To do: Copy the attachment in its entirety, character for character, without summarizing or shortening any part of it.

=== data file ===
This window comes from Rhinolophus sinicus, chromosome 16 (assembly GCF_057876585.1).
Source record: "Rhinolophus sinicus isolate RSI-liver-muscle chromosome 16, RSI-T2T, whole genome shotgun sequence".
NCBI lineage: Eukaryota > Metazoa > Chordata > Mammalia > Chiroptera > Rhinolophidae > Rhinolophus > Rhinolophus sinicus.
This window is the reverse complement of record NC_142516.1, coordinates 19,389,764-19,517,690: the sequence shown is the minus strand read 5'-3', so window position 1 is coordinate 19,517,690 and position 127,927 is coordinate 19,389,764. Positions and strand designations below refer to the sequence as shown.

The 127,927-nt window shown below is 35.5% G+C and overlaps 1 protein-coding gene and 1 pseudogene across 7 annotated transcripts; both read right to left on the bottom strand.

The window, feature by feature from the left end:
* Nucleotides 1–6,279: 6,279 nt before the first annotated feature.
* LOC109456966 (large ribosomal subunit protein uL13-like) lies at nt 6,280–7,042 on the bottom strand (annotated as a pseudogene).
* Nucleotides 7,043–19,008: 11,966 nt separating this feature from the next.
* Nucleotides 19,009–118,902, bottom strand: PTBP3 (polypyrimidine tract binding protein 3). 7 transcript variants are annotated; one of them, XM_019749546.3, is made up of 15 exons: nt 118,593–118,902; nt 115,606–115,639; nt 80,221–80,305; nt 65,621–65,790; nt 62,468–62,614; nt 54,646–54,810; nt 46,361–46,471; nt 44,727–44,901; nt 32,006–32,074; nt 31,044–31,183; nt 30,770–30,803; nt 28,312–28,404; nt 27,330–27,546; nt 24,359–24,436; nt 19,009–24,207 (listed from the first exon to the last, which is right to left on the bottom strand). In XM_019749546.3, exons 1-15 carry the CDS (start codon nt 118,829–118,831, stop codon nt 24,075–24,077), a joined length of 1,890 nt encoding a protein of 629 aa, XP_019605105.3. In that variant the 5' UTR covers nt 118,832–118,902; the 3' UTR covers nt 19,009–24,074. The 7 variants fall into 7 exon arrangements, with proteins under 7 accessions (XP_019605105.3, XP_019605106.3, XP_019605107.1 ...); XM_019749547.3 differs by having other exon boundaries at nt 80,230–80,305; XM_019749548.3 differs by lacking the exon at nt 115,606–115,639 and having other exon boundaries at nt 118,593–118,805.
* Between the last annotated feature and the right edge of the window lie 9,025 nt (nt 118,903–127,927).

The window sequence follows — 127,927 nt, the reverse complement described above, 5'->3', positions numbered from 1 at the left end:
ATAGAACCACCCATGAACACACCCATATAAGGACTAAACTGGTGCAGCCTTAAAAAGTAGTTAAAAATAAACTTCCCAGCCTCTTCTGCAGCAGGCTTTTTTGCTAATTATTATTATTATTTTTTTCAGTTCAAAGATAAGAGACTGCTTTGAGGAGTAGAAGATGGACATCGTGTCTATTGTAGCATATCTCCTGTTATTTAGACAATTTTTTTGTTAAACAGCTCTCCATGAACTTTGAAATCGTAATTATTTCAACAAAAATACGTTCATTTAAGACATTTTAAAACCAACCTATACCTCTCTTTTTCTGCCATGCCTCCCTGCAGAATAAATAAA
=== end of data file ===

This window comes from Rhinolophus sinicus, chromosome 16 (assembly GCF_057876585.1).
Source record: "Rhinolophus sinicus isolate RSI-liver-muscle chromosome 16, RSI-T2T, whole genome shotgun sequence".
NCBI lineage: Eukaryota > Metazoa > Chordata > Mammalia > Chiroptera > Rhinolophidae > Rhinolophus > Rhinolophus sinicus.
This window is the reverse complement of record NC_142516.1, coordinates 19,389,764-19,517,690: the sequence shown is the minus strand read 5'-3', so window position 1 is coordinate 19,517,690 and position 127,927 is coordinate 19,389,764. Positions and strand designations below refer to the sequence as shown.

The 127,927-nt window shown below is 35.5% G+C and overlaps 1 protein-coding gene and 1 pseudogene across 7 annotated transcripts; both read right to left on the bottom strand.

The window, feature by feature from the left end:
* Nucleotides 1–6,279: 6,279 nt before the first annotated feature.
* LOC109456966 (large ribosomal subunit protein uL13-like) lies at nt 6,280–7,042 on the bottom strand (annotated as a pseudogene).
* Nucleotides 7,043–19,008: 11,966 nt separating this feature from the next.
* Nucleotides 19,009–118,902, bottom strand: PTBP3 (polypyrimidine tract binding protein 3). 7 transcript variants are annotated; one of them, XM_019749546.3, is made up of 15 exons: nt 118,593–118,902; nt 115,606–115,639; nt 80,221–80,305; nt 65,621–65,790; nt 62,468–62,614; nt 54,646–54,810; nt 46,361–46,471; nt 44,727–44,901; nt 32,006–32,074; nt 31,044–31,183; nt 30,770–30,803; nt 28,312–28,404; nt 27,330–27,546; nt 24,359–24,436; nt 19,009–24,207 (listed from the first exon to the last, which is right to left on the bottom strand). In XM_019749546.3, exons 1-15 carry the CDS (start codon nt 118,829–118,831, stop codon nt 24,075–24,077), a joined length of 1,890 nt encoding a protein of 629 aa, XP_019605105.3. In that variant the 5' UTR covers nt 118,832–118,902; the 3' UTR covers nt 19,009–24,074. The 7 variants fall into 7 exon arrangements, with proteins under 7 accessions (XP_019605105.3, XP_019605106.3, XP_019605107.1 ...); XM_019749547.3 differs by having other exon boundaries at nt 80,230–80,305; XM_019749548.3 differs by lacking the exon at nt 115,606–115,639 and having other exon boundaries at nt 118,593–118,805.
* Between the last annotated feature and the right edge of the window lie 9,025 nt (nt 118,903–127,927).

The window sequence follows — 127,927 nt, the reverse complement described above, 5'->3', positions numbered from 1 at the left end:
ATAGAACCACCCATGAACACACCCATATAAGGACTAAACTGGTGCAGCCTTAAAAAGTAGTTAAAAATAAACTTCCCAGCCTCTTCTGCAGCAGGCTTTTTTGCTAATTATTATTATTATTTTTTTCAGTTCAAAGATAAGAGACTGCTTTGAGGAGTAGAAGATGGACATCGTGTCTATTGTAGCATATCTCCTGTTATTTAGACAATTTTTTTGTTAAACAGCTCTCCATGAACTTTGAAATCGTAATTATTTCAACAAAAATACGTTCATTTAAGACATTTTAAAACCAACCTATACCTCTCTTTTTCTGCCATGCCTCCCTGCAGAATAAATAAA